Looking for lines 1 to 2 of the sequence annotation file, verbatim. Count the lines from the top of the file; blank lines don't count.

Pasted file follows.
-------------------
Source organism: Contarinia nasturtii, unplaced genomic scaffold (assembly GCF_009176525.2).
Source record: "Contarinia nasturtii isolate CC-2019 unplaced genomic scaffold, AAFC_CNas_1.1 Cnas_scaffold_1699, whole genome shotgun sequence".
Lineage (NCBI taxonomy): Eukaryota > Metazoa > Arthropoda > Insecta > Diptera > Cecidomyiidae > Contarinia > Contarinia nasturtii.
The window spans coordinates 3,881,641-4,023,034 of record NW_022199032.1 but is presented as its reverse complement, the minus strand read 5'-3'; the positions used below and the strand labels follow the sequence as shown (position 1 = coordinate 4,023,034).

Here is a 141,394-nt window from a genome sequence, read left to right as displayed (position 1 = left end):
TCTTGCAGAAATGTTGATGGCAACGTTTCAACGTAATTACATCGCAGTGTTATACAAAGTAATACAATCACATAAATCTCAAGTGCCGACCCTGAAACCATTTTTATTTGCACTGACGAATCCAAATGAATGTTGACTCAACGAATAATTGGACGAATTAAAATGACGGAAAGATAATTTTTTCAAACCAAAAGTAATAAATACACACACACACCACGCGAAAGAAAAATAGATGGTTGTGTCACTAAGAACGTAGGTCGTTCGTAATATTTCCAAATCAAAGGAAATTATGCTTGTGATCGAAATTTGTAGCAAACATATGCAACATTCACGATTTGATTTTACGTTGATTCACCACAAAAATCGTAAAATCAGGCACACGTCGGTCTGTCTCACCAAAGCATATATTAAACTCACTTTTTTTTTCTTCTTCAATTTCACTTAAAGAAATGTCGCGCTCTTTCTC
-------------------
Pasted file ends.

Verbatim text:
Source organism: Contarinia nasturtii, unplaced genomic scaffold (assembly GCF_009176525.2).
Source record: "Contarinia nasturtii isolate CC-2019 unplaced genomic scaffold, AAFC_CNas_1.1 Cnas_scaffold_1699, whole genome shotgun sequence".